Youth In Action is located in Providence, Rhode Island and is an organization geared towards young people and their pathways to success. This organization has helped youth to feel empowerment within his or her community along within themselves. Social change is the main focal point of the nonprofit organization, Youth In Action (YIA). In the article, several YIA members share stories of how they fought for their voices to be heard and how being apart of Youth In Action changed to way they voiced their opinions and helped them be heard. Adeola Oredola, the former executive director of YIA and author of A Word Where Youth Hold the Power, discusses how it is up to youth to let their voices be heard in society and that they musty stand up for themselves as well as work together in order to make social change a reality in society. As the article goes on, different former YIA members talk about their experiences in YIA along with problems that they face in society because they are underprivileged in some way, shape, or form. Reading the stories of those who are currently or formerly involved in this organization is truly inspiring. In the article, Diana Jacques the community health coordinator, class of 2013, states, "I like that I'm part of a place where there are so many different opinions. The trust, respect, and openness make us stronger". This statement opened my eyes on how YIA is a place that helps youth to better understand the world. Jacques began to explain how in the area of Providence there are young teens who are becoming pregnant or are parents. She began to state how Providence has one of the highest repeat teen birth rates in the country, which is something I definitely did not know or was aware of. Having teens talk to other teens help for a better understanding especially in this topic. There are some families who forbid even discussing the topic leaving the teens to learn elsewhere and thankfully YIA is able to provide that knowledge which I really find inspiring.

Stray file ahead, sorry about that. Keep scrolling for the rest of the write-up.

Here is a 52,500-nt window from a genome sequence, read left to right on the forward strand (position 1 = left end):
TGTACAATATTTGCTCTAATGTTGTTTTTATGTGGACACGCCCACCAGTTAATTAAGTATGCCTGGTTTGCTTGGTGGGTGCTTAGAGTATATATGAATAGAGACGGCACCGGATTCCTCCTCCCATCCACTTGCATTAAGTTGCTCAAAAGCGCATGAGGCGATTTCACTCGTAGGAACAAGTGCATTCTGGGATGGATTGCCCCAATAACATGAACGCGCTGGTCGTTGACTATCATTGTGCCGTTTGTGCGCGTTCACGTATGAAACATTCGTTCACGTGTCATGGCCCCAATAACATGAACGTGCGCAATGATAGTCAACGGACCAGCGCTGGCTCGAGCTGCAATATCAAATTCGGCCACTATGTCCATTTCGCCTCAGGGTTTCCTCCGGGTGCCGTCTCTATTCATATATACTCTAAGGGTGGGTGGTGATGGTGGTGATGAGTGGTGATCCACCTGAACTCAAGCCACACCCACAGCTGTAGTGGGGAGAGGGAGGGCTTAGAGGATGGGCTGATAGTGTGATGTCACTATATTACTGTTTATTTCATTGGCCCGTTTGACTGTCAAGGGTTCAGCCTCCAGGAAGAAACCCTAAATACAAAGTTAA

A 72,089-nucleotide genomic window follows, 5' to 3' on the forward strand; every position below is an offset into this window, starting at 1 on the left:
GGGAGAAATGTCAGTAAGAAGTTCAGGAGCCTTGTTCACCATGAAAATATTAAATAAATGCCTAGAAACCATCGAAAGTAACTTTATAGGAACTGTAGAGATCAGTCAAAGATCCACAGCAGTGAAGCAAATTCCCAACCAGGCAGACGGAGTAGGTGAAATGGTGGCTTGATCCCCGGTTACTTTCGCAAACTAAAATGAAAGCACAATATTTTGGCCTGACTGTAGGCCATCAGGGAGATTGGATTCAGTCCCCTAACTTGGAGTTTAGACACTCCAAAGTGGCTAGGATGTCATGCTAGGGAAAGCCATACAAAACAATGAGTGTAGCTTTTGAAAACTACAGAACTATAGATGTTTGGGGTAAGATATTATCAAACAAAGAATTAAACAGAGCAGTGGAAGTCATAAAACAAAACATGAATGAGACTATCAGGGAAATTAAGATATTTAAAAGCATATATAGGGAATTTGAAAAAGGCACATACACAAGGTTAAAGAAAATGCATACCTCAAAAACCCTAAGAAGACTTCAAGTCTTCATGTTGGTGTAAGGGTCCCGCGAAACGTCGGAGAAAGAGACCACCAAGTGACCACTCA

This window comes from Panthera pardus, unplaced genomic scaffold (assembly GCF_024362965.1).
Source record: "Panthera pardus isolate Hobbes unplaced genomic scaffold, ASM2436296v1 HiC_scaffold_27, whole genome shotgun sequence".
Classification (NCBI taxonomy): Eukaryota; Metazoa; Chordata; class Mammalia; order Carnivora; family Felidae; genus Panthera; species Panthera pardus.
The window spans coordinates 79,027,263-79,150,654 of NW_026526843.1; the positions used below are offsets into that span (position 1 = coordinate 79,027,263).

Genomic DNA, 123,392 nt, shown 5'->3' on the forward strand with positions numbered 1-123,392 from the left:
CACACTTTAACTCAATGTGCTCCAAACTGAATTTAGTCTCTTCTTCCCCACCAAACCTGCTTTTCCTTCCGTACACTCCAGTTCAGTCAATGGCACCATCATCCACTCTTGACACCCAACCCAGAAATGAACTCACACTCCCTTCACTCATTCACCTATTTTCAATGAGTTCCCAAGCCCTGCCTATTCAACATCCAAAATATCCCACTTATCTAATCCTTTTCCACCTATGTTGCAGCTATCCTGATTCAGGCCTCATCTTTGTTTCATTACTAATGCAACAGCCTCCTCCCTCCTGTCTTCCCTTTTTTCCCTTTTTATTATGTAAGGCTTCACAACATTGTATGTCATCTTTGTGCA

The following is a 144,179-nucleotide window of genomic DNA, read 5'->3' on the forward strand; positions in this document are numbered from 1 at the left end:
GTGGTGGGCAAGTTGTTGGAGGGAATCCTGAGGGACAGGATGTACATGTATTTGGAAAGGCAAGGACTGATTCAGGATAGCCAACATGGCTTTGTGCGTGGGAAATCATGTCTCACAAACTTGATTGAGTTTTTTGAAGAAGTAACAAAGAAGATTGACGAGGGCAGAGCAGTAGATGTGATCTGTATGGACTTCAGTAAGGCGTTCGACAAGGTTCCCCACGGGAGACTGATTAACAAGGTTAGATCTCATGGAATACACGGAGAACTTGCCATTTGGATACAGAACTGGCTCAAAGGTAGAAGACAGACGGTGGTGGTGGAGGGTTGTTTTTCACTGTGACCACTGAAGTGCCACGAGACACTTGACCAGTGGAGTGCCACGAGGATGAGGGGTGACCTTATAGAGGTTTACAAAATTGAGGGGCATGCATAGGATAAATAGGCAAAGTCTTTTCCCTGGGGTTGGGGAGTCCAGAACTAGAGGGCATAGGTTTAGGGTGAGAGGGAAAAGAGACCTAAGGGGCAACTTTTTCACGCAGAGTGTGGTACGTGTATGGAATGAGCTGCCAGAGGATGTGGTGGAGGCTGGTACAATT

In the next part of the article, social change is still a big factor, however, the LGBTQ youth community is discussed, in particular youth of Southeast Asian dissent. Social change along with advocacy for the Southeast Asian LGBTQ youth is important because as youth workers, it is important to let youth discuss their individual struggles and issues and work with them on how to go about solving these problems and find solutions to help them be comfortable with who they really are.
|SRA Class of 2012|
In the final part of the article, social change continues to be the main focus, however, youth organizations are trying to establish a National Student Bill of Rights that would give a solid education to all youth across the United States, no matter their race, gender, or class.
|SRA Eucharistic Ministry|
Throughout my teen years, along with younger years, I attended catholic school from prekindergarten until 12th grade. I am very thankful for both my mom and grandparents for providing this opportunity and supporting me over the years. Being in a small catholic school setting not many controversial topics were discussed. But if there is one thing I really appreciated most about my school was how we made going on "retreats" a yearly requirement. We, as a class, were able to support one another, share life stories and feel the support that some of us did not receive at home. When reading about YIA it reminded me about Saint Rays, how my class made it a priority to tell our teachers how we wanted our retreats because we knew being able to voice how we individually felt was the best way to move forward in our high school career.